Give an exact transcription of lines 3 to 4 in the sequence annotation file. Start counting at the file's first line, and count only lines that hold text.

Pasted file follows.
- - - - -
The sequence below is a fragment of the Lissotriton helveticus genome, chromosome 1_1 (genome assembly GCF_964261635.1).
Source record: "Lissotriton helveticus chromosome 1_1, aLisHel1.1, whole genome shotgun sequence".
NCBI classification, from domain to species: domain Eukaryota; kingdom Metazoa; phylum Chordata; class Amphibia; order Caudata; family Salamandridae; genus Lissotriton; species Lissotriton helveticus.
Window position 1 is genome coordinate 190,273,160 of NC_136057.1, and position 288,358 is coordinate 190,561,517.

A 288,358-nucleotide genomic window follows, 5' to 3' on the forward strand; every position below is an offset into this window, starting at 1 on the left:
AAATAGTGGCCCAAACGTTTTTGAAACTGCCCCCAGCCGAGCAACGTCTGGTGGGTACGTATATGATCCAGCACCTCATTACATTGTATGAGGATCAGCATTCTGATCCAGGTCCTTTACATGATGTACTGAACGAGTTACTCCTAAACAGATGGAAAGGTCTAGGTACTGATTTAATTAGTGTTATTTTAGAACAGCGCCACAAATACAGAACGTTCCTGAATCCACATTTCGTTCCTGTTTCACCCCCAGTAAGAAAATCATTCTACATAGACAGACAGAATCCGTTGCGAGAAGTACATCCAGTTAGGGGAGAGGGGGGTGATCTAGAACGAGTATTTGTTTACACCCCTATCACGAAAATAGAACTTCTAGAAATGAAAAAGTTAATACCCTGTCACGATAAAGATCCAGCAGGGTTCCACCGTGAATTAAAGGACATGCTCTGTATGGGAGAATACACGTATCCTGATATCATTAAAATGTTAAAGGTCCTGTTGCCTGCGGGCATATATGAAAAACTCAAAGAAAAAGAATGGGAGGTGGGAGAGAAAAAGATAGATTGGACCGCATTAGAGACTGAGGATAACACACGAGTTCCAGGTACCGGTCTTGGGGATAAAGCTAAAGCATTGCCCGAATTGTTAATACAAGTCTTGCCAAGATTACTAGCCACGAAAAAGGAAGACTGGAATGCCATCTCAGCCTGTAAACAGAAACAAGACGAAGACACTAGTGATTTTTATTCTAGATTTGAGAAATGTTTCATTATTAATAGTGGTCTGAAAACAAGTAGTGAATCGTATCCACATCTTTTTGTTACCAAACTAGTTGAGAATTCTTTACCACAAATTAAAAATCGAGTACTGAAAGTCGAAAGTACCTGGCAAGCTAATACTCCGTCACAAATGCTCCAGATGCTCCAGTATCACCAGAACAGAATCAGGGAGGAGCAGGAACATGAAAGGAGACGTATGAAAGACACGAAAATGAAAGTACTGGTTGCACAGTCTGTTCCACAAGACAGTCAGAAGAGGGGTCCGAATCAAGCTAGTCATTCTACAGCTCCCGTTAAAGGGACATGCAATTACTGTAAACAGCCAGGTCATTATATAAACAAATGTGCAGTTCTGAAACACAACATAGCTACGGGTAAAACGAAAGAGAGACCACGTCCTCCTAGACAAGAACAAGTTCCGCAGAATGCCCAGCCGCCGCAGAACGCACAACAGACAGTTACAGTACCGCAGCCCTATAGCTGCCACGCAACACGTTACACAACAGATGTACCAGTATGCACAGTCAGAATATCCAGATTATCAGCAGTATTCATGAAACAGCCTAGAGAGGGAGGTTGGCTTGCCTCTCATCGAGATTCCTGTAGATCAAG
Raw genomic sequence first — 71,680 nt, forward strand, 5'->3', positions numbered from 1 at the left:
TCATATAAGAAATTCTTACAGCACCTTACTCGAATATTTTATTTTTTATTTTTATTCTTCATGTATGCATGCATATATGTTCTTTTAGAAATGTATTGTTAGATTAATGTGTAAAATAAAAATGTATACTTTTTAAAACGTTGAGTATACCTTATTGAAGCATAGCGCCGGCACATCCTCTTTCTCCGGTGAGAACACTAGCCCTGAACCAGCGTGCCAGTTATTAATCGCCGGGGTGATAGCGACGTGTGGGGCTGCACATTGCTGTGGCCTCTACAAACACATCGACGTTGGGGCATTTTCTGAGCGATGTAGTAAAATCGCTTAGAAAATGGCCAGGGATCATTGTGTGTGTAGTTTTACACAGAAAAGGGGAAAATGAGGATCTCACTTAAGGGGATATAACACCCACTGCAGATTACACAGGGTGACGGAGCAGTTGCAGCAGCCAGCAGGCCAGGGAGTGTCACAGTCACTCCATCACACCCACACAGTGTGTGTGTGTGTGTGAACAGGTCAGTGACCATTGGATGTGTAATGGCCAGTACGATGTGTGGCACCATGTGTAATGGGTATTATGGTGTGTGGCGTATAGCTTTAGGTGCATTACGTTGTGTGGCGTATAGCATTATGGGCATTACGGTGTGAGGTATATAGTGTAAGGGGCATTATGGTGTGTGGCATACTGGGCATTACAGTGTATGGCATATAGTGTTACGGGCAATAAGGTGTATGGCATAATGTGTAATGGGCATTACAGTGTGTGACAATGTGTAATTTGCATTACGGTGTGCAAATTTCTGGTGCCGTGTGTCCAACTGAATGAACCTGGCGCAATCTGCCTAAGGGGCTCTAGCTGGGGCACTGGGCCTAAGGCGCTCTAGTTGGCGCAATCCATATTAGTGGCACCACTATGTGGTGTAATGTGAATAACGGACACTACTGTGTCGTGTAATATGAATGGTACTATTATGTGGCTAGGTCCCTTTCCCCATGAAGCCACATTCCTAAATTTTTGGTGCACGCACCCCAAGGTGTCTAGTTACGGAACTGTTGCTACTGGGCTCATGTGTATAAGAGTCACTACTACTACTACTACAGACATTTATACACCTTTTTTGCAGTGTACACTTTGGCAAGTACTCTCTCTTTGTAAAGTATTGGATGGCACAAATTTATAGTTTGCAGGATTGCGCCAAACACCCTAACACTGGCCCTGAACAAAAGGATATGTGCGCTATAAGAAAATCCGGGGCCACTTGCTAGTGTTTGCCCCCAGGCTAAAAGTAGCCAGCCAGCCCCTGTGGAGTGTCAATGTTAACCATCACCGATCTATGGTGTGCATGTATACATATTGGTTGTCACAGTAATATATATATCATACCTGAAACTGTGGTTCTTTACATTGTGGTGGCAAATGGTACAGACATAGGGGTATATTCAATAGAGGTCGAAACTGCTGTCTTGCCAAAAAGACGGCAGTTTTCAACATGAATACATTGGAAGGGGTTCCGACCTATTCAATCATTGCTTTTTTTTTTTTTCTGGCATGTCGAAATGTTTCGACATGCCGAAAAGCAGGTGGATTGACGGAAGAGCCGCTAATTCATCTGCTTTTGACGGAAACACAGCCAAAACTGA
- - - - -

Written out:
NCBI classification, from domain to species: domain Eukaryota; kingdom Metazoa; phylum Chordata; class Amphibia; order Caudata; family Salamandridae; genus Lissotriton; species Lissotriton helveticus.
Window position 1 is genome coordinate 190,273,160 of NC_136057.1, and position 288,358 is coordinate 190,561,517.